Histograms are used to determine whether a picture is over- or underexposed but should not replace looking at your image on the LCD after shooting. They merely provide additional information. Sometimes it is hard to tell from the preview image if certain areas are too bright or slightly too dark, the histogram should help in these instances.

The histogram plots brightness (darkest on the left, brightest on the right-hand side of the x-axis). There is NO ‘ideal’ shape to the graph. Some shots will naturally produce more brighter tones than others (eg. shooting a model in a studio with a white backdrop) & visa versa. However, to get the best tonal range the histogram should be vaguely bell-shaped.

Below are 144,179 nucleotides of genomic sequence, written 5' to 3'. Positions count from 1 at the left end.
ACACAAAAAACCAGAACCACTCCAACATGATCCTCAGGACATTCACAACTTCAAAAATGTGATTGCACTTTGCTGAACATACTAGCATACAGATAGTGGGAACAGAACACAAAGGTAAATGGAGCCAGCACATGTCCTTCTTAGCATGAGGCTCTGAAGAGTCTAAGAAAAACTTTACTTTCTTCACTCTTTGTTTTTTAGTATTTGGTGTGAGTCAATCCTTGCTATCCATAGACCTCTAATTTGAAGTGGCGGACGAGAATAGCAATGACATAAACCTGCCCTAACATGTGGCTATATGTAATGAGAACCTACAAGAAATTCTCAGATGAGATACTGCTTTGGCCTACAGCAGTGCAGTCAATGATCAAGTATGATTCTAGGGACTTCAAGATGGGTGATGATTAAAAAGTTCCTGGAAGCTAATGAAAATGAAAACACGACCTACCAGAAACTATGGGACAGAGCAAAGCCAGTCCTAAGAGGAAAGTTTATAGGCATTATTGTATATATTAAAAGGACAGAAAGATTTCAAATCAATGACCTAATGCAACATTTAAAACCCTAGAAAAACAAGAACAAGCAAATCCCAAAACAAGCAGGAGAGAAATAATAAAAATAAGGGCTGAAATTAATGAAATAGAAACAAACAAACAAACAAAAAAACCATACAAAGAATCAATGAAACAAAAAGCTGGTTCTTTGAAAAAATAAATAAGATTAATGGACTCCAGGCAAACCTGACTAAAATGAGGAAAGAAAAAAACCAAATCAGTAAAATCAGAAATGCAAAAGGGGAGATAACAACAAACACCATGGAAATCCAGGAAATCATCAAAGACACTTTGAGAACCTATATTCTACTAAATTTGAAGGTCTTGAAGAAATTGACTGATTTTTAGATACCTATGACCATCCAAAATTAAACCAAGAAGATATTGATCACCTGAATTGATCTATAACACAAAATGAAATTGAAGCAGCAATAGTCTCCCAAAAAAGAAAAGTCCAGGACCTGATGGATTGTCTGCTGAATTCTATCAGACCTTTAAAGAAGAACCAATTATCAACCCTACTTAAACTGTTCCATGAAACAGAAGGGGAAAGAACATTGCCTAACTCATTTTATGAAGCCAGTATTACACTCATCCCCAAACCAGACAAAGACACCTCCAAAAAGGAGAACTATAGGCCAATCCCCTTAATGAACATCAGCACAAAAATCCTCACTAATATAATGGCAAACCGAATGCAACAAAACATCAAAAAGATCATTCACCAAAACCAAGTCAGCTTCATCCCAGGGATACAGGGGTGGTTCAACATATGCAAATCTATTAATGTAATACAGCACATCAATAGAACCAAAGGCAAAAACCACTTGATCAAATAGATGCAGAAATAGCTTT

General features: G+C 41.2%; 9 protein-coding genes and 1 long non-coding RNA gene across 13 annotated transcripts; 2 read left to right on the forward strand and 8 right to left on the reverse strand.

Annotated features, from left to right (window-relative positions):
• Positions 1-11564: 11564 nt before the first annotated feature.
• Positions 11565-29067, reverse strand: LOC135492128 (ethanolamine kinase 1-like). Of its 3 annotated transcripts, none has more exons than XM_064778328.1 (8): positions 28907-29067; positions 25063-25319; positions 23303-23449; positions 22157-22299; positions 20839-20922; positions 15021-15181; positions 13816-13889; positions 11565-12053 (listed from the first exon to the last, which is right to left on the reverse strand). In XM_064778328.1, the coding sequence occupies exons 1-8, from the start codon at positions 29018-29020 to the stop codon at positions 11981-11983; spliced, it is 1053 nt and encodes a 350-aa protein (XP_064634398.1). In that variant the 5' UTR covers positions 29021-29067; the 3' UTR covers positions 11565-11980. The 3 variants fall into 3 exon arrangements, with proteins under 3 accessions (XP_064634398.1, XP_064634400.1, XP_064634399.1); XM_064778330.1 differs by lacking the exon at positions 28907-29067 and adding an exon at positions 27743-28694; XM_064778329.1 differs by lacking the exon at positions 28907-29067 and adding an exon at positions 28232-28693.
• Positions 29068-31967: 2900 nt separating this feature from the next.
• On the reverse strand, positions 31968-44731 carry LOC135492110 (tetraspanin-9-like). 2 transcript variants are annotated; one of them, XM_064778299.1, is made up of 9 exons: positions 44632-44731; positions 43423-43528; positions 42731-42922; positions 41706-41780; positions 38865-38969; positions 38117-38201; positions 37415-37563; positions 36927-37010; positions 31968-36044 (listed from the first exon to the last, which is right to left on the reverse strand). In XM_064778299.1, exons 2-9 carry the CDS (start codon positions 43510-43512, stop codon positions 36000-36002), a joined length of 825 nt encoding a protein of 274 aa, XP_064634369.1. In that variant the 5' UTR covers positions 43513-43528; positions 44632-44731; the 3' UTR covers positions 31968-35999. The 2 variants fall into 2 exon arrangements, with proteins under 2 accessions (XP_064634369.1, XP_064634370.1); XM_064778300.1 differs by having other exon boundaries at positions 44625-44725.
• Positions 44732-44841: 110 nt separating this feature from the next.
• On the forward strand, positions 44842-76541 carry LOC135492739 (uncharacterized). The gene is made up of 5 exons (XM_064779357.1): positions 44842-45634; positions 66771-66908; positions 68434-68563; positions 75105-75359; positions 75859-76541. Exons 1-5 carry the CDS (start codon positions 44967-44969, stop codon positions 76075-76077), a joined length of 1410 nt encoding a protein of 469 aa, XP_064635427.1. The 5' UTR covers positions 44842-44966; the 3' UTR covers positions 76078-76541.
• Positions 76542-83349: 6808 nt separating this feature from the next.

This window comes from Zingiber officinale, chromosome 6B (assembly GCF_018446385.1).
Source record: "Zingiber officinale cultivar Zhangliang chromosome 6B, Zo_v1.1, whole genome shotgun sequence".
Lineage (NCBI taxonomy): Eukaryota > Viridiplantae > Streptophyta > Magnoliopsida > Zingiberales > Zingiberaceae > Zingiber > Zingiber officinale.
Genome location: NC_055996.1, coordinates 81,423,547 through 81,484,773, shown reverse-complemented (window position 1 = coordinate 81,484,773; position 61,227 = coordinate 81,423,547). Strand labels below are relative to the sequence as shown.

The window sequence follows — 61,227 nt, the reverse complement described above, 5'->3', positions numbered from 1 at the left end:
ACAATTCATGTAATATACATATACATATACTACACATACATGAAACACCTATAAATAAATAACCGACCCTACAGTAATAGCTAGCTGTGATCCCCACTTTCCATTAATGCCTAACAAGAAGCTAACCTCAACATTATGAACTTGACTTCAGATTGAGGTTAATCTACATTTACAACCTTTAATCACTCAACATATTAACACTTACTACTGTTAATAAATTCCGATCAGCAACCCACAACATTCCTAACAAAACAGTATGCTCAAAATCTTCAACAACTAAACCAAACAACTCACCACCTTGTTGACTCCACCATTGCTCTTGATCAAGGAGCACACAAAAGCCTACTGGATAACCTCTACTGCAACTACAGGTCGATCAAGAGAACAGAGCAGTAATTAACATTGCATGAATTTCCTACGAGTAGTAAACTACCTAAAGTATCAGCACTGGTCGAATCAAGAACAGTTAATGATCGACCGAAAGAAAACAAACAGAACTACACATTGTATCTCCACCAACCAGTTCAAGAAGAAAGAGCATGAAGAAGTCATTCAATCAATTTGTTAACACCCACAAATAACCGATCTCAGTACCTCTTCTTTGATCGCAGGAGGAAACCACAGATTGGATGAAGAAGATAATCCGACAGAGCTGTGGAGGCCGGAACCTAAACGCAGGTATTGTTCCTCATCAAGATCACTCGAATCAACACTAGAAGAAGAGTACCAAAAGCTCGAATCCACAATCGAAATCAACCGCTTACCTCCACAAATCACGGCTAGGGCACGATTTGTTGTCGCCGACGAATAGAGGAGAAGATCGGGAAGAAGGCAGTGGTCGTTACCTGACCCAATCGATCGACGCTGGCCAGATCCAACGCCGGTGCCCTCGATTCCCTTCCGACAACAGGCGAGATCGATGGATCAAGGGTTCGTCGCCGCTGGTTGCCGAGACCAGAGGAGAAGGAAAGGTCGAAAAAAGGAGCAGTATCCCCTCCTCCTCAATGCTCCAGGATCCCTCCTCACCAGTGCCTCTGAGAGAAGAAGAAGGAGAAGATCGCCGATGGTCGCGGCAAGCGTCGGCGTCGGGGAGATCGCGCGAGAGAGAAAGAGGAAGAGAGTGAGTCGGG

In digital processing, overexposure is difficult to correct at the editing stage. Therefore, with high contrast subjects it is better to have an image that is stacked to the left as it’s possible to recover underexposed areas within image manipulation software (eg. Photoshop).